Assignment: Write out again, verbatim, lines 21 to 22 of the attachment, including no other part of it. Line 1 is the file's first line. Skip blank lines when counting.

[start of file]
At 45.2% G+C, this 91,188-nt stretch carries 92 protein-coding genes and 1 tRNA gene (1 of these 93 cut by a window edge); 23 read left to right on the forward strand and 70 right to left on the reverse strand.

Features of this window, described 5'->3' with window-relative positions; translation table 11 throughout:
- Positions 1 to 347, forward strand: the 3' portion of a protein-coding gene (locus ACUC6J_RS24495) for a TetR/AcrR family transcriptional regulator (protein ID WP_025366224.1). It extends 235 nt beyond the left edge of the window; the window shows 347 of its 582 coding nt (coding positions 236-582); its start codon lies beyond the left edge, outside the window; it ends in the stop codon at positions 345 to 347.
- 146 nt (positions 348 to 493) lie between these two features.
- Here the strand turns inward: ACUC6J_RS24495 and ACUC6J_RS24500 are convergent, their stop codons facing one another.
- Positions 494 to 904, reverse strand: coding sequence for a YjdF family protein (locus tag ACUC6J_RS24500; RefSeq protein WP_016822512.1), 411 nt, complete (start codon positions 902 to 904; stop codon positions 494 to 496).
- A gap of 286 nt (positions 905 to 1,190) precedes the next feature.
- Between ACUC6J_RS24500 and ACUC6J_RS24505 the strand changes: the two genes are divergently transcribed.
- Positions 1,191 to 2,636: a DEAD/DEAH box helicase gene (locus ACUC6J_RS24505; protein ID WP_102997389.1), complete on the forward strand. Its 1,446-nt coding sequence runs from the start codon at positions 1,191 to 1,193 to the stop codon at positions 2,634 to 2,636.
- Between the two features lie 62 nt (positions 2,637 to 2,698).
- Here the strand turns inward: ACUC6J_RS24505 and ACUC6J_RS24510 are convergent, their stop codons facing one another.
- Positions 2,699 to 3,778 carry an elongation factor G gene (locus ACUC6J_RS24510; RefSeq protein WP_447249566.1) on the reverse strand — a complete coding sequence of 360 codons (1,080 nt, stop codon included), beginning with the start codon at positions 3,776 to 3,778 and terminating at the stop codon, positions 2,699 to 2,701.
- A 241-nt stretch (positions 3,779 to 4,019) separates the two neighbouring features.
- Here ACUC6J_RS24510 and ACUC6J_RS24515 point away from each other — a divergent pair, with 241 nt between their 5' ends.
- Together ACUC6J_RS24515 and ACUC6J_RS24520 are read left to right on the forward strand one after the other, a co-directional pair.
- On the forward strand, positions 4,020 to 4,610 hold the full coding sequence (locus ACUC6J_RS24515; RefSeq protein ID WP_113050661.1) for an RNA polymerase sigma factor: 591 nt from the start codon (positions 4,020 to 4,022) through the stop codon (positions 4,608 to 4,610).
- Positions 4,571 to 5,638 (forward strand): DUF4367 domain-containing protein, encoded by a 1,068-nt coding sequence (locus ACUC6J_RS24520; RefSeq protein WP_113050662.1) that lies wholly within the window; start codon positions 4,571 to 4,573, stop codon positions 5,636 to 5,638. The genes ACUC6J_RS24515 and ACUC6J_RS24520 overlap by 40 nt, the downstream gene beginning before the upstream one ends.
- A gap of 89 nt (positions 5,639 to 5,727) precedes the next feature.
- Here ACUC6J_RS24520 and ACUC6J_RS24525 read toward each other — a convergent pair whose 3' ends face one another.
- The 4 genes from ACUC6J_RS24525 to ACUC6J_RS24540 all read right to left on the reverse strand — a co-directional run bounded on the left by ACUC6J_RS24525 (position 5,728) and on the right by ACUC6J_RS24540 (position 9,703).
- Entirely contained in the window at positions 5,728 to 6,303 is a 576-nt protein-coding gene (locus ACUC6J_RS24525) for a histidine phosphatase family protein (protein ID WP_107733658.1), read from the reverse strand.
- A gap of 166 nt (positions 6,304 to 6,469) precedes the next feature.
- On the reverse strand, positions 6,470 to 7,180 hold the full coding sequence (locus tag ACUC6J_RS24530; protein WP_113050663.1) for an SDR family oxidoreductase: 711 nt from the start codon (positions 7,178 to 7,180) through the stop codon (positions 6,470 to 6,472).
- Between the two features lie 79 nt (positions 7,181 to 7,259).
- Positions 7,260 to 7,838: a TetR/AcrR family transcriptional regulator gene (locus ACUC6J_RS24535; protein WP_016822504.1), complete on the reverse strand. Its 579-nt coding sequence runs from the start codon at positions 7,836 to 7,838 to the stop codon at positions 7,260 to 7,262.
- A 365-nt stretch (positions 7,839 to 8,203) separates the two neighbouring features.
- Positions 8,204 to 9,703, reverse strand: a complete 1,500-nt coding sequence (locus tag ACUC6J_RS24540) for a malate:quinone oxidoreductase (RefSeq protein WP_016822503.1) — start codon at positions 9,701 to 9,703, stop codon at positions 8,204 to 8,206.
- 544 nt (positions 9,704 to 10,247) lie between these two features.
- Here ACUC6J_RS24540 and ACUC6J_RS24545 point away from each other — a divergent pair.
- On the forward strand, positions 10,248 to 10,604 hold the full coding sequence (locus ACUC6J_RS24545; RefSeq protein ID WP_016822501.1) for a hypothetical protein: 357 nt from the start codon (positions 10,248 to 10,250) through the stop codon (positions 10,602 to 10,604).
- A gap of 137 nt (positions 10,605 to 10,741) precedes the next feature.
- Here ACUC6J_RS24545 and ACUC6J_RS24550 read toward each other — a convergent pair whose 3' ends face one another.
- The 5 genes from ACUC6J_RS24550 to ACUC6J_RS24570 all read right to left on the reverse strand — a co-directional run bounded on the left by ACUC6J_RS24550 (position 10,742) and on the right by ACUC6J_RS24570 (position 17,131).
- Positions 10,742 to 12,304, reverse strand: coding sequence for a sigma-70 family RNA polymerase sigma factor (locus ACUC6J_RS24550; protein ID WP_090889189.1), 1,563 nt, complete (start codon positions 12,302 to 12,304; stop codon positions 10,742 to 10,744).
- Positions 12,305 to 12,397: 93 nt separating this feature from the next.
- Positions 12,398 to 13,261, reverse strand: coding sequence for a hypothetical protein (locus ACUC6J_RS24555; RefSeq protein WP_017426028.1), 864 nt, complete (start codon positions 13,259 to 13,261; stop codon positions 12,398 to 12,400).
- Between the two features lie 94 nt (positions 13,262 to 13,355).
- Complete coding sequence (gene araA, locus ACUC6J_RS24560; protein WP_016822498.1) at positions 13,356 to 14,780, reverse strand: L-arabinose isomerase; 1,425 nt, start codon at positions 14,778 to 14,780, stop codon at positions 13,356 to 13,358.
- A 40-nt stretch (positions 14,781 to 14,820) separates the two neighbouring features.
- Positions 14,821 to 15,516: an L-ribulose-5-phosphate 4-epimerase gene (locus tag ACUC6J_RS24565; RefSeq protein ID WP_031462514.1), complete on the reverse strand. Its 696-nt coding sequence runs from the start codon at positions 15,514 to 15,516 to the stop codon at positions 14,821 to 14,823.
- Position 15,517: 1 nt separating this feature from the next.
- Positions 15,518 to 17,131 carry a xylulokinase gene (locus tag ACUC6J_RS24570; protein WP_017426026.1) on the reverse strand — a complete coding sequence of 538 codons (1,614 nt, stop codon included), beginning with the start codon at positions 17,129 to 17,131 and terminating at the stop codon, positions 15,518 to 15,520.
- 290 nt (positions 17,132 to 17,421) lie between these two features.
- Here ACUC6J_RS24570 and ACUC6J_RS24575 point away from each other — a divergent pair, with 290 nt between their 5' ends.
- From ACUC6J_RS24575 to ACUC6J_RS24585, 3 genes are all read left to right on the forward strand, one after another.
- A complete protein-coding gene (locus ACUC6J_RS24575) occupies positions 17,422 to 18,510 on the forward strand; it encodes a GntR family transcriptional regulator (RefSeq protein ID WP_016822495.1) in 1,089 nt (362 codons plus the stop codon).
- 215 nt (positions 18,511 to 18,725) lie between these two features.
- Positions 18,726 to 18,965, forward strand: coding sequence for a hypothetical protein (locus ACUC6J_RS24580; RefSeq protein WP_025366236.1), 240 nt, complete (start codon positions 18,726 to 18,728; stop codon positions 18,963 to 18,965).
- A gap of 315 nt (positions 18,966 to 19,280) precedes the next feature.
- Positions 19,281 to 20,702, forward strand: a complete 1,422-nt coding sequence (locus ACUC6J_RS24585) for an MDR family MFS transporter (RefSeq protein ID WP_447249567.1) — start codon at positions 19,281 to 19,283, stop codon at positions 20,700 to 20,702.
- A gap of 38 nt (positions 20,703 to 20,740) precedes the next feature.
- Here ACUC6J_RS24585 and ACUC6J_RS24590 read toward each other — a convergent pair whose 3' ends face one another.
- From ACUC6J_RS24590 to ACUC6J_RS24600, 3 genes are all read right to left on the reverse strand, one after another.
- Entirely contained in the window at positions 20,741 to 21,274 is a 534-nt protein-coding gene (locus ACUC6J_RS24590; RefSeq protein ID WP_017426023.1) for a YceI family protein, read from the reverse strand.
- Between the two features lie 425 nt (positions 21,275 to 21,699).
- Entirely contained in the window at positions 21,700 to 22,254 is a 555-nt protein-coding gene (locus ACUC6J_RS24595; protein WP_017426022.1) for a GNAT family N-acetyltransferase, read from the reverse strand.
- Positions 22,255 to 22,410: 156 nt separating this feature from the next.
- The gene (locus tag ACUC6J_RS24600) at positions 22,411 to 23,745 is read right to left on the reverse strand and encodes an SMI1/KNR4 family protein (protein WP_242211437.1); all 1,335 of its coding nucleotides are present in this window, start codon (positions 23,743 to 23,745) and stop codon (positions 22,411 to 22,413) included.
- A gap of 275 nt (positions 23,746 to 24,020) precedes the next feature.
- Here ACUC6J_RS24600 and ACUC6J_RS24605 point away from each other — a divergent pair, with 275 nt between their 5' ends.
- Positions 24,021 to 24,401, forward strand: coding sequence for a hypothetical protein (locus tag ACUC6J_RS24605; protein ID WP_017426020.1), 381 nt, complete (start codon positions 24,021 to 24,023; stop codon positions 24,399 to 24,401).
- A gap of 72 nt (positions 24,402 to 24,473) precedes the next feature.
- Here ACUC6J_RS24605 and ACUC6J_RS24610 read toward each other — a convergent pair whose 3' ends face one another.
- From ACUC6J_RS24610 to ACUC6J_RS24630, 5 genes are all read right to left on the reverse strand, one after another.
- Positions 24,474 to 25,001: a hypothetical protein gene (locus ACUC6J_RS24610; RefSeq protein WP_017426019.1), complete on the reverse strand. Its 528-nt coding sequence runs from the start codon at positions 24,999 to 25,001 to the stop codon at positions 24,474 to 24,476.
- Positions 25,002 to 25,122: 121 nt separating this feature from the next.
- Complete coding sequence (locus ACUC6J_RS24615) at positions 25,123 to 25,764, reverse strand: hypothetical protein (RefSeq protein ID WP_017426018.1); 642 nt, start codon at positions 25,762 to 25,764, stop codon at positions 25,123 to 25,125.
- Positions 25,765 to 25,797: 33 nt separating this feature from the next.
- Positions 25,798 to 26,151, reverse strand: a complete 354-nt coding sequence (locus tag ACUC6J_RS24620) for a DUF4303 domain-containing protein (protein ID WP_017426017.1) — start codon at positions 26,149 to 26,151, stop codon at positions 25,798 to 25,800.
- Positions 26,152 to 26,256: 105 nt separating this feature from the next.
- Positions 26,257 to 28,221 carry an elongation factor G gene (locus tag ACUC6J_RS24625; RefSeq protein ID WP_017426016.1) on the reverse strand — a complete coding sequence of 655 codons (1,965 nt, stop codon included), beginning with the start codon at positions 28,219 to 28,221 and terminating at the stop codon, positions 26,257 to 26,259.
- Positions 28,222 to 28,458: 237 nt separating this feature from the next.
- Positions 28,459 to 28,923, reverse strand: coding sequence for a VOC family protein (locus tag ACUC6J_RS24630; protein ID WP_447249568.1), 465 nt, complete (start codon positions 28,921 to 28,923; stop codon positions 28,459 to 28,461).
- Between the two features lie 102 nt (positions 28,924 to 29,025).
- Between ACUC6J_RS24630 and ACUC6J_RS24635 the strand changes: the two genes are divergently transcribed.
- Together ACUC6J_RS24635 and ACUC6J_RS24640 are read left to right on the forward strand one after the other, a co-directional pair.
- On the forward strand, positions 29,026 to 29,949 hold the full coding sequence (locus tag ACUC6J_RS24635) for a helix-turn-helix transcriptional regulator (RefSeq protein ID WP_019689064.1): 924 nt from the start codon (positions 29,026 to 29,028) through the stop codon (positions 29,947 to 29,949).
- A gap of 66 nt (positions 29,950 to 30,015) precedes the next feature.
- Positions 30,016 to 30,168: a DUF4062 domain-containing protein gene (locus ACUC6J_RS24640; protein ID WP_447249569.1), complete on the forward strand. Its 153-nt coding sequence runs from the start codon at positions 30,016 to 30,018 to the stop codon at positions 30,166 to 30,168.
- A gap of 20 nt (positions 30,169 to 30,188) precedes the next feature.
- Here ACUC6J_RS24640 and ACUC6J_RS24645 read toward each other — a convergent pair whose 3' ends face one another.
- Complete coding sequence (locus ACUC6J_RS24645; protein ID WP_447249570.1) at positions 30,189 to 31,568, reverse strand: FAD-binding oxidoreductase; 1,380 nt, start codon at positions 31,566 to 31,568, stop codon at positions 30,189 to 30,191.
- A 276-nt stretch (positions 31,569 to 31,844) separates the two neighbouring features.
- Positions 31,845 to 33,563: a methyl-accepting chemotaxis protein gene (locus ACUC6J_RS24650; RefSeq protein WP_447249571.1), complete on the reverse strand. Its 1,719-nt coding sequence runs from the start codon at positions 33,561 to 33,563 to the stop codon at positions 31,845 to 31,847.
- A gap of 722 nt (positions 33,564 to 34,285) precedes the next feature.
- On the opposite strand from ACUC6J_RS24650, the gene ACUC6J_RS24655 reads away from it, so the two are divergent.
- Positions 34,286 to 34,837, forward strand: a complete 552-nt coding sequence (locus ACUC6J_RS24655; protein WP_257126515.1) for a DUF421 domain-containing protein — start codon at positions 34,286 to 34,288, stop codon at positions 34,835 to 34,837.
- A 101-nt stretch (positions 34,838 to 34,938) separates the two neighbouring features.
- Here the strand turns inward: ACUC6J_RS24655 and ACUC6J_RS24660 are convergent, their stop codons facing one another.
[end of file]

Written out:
- Entirely contained in the window at positions 5,728 to 6,303 is a 576-nt protein-coding gene (locus ACUC6J_RS24525) for a histidine phosphatase family protein (protein ID WP_107733658.1), read from the reverse strand.
- A gap of 166 nt (positions 6,304 to 6,469) precedes the next feature.